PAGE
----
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Deciding on an IRA

There have been significant changes made in the way Americans save for retirement since the enactment of the Tax Reform Act of 1986. The rules for Individual Retirement Accounts (IRAs) now effectively exclude many individuals who have higher incomes and are covered by retirement plans provided by their employers.

There are several things you need to know to determine whether you qualify for an IRA deduction and, if you do, whether the actual deduction will be as beneficial as some other alternatives.

If you and your spouse are covered by a retirement plan at work, your income determines whether your IRA contribution will be fully deductible, partially deductible, or not deductible at all. In 2015, if you are married, filing a joint return, and your adjusted gross income (AGI) is $98,000 or less, you are entitled to a full deduction of $5,500. If your joint income is between $98,001 and $118,000, you are entitled to a partial deduction. If you have an income—combined or otherwise—of over $118,000, you are ineligible for a tax deduction on your IRA contributions. If you don’t have a workplace retirement plan but are married to someone who does, the tax deduction for an IRA contribution is phased out if your combined income is between $183,000 and $193,000 in 2015.

Single individuals earning $61,000 or less are entitled to a full deduction of $5,500. On incomes between $61,001 and $71,000, individuals are allowed a partial deduction. Single individuals with incomes over $71,000 are not allowed an IRA deduction.

Of course, even though deductions at specific income levels are either reduced or eliminated, contributions to IRAs are still allowable on a nondeductible basis. One major advantage of this is tax-deferred accumulation. The Internal Revenue Service (IRS) has indicated that it is the individual’s responsibility to maintain accurate records as to which contributions, if any, are deductible.

If your primary objective, in addition to retirement savings, is to defer taxes on the interest you earn, you may wish to consider an IRA. In addition, you may want to supplement IRA retirement savings by contributing to alternative investments, which also grow tax-deferred without many of the penalties and restrictions of an IRA. Other tax-deferred investments that provide flexible benefits include annuities and life insurance.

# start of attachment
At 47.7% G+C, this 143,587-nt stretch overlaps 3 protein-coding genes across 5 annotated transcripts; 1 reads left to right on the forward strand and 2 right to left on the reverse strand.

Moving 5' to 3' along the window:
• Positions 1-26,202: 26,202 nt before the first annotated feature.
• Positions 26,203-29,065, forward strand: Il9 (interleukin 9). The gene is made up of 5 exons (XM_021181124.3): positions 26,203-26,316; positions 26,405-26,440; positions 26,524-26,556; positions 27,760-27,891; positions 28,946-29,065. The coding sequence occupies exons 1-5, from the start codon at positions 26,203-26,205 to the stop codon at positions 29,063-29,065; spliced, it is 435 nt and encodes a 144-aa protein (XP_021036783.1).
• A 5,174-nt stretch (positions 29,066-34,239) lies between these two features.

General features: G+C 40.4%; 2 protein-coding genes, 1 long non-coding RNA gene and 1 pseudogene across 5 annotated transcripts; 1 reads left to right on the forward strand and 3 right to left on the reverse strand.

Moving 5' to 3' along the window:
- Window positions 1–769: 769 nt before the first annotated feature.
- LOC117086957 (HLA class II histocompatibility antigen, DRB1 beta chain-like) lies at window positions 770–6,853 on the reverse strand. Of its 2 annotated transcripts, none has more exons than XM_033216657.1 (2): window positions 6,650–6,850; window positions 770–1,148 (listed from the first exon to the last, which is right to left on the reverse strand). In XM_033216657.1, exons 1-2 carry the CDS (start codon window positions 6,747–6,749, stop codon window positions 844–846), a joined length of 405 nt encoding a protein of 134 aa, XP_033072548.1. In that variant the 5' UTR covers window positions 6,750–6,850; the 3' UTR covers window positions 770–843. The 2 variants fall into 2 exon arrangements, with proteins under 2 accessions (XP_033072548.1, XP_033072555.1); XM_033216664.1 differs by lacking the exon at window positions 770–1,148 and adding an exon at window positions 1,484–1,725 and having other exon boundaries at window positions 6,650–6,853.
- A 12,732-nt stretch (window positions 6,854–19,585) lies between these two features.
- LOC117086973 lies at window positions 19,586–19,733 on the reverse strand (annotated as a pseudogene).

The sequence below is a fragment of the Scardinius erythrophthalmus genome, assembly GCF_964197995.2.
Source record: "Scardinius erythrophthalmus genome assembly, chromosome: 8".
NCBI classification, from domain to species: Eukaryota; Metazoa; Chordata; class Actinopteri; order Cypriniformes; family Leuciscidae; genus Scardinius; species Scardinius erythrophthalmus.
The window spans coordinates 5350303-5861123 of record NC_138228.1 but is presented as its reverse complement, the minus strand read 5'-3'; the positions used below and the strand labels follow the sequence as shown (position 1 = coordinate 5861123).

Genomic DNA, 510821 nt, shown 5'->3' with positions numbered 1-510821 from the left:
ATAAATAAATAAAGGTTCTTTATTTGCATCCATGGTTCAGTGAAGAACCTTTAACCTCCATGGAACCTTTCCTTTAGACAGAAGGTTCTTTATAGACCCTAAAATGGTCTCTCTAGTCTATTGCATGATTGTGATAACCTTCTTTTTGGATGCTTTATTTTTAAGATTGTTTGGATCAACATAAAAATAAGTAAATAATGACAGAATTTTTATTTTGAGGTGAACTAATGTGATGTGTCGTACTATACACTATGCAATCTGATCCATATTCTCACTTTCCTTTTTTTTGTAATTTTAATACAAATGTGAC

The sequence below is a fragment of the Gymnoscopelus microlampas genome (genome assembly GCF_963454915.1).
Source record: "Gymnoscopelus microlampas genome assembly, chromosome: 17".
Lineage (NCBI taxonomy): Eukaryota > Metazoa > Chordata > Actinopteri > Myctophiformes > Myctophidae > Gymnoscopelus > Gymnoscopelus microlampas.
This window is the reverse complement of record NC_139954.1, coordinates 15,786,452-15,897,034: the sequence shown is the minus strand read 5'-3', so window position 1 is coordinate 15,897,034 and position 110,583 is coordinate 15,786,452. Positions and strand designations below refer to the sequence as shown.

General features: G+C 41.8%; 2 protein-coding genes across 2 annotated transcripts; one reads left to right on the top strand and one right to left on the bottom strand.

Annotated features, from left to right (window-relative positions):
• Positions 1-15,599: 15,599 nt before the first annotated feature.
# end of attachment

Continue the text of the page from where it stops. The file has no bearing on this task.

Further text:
Withdrawing money prior to age 59½ imposes a 10% penalty, in addition to the income tax on the amount withdrawn from the IRA. In addition, you must begin withdrawing money from an IRA by age 70 ½. If you do not withdraw adequate funds by that time, you will be subject to a 50% penalty on the amount not distributed.

If you are like some individuals, you may wonder if you should terminate an existing IRA or cancel plans to start one. The answer depends on your needs and goals. IRAs still represent an attractive investment choice for helping provide long-term savings; but you may require more. For example, the most you can set aside each year in an IRA is $5,500 ($6,500 if you are age 50 or older). That amount may be insufficient to meet your retirement needs. Therefore, it may be beneficial to consider other options in combination with an IRA. You could retain your yearly IRA and begin to put additional contributions into an alternative investment.

For example, life insurance performs two tasks. First, it provides protection and, second, it provides tax-deferred savings on each premium payment. In addition, the policyholder has access to the money. At retirement time, cash value life insurance can be converted to an annuity that will provide a lifetime income.

Most life insurance plans can be set up to guarantee that if a serious illness or accident keeps you out of work, your premium payments will be made for you until you resume work. The IRS does not consider these payments taxable income.

Lastly, all cash value policies provide your dependents and beneficiaries with death benefits that are tax-free income. Life insurance can provide retirement income that will be excluded by the government when taxing your Social Security retirement benefits.

You will need to perform an initial analysis to determine whether any of the alternatives listed above—in combination with an IRA—would be appropriate for you.

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